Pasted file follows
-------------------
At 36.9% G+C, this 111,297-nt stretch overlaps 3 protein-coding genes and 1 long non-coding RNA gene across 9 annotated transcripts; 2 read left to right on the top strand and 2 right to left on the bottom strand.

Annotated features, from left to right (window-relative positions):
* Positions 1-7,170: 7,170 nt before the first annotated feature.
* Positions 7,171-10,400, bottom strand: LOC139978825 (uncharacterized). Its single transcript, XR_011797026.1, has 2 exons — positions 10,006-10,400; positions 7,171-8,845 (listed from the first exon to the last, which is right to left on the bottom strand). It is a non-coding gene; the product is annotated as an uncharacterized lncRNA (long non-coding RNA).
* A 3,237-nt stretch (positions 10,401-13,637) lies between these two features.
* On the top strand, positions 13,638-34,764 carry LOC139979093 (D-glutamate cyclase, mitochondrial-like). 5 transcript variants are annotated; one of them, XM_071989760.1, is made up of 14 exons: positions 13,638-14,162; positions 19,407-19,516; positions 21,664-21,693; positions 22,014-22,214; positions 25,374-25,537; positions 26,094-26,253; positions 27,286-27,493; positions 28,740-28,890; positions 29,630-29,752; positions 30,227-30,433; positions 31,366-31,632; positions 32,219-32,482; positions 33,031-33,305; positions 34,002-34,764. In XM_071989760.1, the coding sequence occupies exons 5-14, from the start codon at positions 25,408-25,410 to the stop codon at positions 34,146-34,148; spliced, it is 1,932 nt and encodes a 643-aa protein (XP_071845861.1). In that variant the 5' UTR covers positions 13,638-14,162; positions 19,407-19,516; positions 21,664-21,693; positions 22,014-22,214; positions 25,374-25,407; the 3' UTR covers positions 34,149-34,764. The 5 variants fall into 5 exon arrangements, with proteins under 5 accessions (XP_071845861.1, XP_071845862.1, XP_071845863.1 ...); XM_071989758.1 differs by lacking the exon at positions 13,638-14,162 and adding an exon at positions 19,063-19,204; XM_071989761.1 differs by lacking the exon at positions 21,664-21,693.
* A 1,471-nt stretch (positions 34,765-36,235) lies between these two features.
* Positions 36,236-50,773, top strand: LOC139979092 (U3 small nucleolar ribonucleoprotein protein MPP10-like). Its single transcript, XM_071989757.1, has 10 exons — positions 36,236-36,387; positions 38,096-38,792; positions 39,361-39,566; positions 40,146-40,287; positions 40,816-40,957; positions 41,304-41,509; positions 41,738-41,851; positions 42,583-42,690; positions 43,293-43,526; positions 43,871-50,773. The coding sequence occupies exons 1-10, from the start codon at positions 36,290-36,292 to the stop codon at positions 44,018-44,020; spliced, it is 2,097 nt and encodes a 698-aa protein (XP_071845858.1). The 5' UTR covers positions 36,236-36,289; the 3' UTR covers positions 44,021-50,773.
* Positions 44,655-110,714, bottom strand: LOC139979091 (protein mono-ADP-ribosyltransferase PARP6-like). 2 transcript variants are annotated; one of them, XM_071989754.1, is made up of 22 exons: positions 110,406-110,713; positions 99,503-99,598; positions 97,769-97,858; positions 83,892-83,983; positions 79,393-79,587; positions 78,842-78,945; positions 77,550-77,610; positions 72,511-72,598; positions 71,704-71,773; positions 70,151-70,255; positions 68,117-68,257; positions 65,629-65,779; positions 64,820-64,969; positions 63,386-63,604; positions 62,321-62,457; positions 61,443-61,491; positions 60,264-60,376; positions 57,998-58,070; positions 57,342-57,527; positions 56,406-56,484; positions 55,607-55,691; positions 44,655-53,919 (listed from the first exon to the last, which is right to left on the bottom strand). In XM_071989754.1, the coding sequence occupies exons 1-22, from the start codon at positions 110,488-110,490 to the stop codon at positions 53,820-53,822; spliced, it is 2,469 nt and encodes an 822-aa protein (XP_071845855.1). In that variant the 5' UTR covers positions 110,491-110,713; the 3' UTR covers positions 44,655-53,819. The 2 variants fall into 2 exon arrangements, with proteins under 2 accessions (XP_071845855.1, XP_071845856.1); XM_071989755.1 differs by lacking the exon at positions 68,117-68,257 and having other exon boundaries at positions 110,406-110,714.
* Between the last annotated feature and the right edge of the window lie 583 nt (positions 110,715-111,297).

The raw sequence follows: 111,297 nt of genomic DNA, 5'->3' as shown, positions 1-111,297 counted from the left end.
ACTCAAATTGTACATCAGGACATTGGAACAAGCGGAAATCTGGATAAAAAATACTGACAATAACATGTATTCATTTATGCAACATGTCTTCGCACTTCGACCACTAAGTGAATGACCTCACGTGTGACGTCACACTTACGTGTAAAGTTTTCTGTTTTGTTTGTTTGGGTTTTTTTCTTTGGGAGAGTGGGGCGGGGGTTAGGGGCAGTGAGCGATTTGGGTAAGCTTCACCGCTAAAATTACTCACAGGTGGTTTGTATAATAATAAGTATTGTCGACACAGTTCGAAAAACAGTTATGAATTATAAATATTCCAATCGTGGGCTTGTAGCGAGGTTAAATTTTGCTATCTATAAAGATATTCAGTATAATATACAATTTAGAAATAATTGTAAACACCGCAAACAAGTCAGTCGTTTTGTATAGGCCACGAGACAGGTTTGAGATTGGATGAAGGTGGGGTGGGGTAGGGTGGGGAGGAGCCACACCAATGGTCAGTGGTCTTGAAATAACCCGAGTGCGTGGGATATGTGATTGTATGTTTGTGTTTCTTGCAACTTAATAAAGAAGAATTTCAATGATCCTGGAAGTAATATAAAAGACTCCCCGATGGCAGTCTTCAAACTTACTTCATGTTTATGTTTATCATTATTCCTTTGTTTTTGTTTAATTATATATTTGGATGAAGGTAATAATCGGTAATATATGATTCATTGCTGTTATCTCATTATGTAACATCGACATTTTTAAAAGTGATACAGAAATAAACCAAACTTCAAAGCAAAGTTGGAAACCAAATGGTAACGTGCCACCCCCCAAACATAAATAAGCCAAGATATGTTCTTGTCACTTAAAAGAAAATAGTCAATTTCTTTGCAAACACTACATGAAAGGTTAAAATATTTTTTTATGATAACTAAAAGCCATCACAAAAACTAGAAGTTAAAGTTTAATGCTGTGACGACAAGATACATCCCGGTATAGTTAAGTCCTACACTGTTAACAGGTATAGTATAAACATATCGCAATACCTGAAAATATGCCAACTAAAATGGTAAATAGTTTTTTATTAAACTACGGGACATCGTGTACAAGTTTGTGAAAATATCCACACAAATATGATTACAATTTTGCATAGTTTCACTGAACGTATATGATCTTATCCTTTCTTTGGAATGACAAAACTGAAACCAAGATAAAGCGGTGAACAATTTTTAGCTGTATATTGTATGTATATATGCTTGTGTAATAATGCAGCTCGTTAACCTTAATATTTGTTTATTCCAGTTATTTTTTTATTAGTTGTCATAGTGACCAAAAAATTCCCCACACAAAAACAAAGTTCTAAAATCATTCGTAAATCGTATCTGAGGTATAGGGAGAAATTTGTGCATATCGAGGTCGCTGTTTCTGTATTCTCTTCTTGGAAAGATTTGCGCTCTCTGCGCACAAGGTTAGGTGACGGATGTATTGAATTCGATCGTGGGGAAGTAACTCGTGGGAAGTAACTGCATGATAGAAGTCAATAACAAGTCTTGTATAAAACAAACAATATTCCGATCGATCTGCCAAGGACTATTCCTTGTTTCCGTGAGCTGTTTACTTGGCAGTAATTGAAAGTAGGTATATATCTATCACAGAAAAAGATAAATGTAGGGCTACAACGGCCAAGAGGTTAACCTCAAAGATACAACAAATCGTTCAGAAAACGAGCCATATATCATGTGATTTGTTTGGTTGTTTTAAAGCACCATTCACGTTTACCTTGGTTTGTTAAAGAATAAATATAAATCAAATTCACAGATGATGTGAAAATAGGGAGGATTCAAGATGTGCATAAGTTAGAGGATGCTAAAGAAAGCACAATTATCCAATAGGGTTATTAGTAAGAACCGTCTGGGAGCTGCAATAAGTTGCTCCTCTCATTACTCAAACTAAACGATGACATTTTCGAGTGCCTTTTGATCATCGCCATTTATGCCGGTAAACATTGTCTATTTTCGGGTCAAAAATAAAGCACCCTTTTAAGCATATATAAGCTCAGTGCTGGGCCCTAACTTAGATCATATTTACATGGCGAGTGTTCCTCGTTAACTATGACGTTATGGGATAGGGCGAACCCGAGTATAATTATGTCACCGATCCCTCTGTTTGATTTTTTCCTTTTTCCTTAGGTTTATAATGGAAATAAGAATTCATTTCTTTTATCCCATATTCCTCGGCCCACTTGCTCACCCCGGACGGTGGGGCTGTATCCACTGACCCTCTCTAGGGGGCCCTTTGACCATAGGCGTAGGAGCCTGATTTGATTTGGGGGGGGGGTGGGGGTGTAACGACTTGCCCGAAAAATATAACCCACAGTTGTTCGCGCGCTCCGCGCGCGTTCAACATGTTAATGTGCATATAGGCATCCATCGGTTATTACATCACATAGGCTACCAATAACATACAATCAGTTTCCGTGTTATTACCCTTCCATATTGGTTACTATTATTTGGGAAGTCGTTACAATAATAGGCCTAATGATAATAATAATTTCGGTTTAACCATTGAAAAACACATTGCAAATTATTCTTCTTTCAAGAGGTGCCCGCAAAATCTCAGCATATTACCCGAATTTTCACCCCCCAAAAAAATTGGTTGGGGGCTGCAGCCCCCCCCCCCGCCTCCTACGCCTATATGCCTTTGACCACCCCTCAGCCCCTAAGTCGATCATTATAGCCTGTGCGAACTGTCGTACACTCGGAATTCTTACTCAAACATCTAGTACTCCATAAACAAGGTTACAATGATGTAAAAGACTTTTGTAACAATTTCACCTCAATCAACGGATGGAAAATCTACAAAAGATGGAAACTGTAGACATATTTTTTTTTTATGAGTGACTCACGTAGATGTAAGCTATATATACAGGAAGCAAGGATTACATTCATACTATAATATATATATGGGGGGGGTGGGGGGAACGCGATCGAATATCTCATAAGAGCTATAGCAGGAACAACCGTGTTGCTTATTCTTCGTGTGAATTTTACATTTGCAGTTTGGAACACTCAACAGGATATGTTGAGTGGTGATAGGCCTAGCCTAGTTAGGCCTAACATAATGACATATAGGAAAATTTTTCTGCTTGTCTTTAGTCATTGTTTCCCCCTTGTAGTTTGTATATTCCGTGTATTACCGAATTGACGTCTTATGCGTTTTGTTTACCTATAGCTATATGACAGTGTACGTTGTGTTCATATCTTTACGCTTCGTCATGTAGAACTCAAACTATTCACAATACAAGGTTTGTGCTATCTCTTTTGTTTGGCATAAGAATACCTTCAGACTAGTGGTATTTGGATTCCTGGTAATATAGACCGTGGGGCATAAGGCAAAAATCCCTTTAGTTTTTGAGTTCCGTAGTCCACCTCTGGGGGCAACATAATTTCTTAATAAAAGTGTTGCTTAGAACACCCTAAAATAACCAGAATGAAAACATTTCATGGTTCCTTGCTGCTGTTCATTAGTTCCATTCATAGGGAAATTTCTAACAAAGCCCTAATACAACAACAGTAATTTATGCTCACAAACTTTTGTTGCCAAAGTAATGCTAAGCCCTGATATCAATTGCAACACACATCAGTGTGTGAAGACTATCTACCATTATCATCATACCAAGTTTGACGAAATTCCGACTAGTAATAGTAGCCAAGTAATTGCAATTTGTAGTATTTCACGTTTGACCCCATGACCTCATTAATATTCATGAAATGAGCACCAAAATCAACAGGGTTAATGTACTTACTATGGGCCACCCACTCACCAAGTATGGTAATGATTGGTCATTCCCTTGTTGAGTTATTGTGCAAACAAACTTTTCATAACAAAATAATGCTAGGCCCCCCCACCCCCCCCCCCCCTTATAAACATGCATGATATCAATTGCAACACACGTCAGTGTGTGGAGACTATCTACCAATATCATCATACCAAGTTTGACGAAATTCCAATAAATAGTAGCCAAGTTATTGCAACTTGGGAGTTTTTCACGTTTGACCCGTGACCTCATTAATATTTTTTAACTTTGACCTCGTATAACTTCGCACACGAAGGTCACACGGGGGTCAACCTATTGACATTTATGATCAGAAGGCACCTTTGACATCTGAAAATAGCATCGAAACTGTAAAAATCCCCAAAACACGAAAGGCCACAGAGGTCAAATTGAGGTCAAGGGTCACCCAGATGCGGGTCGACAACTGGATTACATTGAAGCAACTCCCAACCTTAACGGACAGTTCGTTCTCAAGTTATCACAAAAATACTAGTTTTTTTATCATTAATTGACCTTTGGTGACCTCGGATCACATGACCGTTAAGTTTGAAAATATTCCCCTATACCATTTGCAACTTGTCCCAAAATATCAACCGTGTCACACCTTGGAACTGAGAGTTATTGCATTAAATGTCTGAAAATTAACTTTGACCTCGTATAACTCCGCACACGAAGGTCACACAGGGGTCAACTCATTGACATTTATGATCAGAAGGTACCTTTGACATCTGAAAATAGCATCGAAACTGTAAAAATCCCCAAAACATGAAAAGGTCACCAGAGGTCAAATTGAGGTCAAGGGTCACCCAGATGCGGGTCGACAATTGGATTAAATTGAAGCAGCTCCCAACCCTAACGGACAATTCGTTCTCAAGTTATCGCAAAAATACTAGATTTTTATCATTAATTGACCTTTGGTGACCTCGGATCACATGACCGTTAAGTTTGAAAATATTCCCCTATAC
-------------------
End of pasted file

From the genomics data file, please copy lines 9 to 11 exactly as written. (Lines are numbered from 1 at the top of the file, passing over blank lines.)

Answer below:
* Positions 44,655-110,714, bottom strand: LOC139979091 (protein mono-ADP-ribosyltransferase PARP6-like). 2 transcript variants are annotated; one of them, XM_071989754.1, is made up of 22 exons: positions 110,406-110,713; positions 99,503-99,598; positions 97,769-97,858; positions 83,892-83,983; positions 79,393-79,587; positions 78,842-78,945; positions 77,550-77,610; positions 72,511-72,598; positions 71,704-71,773; positions 70,151-70,255; positions 68,117-68,257; positions 65,629-65,779; positions 64,820-64,969; positions 63,386-63,604; positions 62,321-62,457; positions 61,443-61,491; positions 60,264-60,376; positions 57,998-58,070; positions 57,342-57,527; positions 56,406-56,484; positions 55,607-55,691; positions 44,655-53,919 (listed from the first exon to the last, which is right to left on the bottom strand). In XM_071989754.1, the coding sequence occupies exons 1-22, from the start codon at positions 110,488-110,490 to the stop codon at positions 53,820-53,822; spliced, it is 2,469 nt and encodes an 822-aa protein (XP_071845855.1). In that variant the 5' UTR covers positions 110,491-110,713; the 3' UTR covers positions 44,655-53,819. The 2 variants fall into 2 exon arrangements, with proteins under 2 accessions (XP_071845855.1, XP_071845856.1); XM_071989755.1 differs by lacking the exon at positions 68,117-68,257 and having other exon boundaries at positions 110,406-110,714.
* Between the last annotated feature and the right edge of the window lie 583 nt (positions 110,715-111,297).

The raw sequence follows: 111,297 nt of genomic DNA, 5'->3' as shown, positions 1-111,297 counted from the left end.